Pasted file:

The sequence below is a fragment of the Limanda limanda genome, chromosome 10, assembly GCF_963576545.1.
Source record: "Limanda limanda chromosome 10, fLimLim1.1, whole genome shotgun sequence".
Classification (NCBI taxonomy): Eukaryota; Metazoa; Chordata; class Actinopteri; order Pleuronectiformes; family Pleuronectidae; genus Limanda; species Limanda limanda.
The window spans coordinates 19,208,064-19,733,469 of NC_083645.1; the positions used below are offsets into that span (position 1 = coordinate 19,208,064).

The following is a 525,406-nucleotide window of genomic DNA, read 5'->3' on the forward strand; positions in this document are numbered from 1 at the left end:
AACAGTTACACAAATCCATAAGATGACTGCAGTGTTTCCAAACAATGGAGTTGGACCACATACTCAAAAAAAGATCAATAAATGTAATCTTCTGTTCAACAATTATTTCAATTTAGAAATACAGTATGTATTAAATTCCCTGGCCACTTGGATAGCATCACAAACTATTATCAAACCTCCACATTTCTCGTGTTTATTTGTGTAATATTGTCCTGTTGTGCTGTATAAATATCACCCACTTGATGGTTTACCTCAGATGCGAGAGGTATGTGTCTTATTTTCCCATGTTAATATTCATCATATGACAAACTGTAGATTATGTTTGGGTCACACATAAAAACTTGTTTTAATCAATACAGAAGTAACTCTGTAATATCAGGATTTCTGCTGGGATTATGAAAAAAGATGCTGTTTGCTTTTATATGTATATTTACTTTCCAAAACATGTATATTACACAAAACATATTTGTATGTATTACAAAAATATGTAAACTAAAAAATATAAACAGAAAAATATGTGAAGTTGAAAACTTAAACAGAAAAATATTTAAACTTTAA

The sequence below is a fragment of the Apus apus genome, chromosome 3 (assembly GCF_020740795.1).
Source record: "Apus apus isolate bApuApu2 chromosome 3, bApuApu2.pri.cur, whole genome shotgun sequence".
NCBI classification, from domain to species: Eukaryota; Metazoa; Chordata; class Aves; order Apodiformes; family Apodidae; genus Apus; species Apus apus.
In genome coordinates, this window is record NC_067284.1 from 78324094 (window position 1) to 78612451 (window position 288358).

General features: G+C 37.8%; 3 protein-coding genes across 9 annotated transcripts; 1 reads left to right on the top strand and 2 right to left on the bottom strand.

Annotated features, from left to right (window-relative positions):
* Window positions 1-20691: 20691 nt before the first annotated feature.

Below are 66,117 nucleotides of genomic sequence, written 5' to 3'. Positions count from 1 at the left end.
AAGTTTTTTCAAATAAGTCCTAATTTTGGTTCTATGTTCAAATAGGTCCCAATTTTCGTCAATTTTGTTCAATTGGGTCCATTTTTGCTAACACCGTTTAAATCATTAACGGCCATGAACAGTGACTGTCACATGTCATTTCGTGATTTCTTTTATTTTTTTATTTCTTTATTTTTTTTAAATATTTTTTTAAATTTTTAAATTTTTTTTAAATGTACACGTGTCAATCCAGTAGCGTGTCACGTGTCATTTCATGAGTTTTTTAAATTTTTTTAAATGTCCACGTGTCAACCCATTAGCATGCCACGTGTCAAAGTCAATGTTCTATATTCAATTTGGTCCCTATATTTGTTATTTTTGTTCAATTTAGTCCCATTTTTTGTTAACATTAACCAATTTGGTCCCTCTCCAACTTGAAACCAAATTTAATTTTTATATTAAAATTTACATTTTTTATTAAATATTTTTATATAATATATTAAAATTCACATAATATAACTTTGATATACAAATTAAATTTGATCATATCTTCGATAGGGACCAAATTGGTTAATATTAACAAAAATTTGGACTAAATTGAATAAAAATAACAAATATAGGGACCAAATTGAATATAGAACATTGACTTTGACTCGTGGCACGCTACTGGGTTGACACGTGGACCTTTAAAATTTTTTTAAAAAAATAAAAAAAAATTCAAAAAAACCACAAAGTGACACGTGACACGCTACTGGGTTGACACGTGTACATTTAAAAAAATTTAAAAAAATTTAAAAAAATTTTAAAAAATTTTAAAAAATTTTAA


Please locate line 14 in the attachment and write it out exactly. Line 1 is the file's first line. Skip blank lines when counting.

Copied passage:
Below are 66,117 nucleotides of genomic sequence, written 5' to 3'. Positions count from 1 at the left end.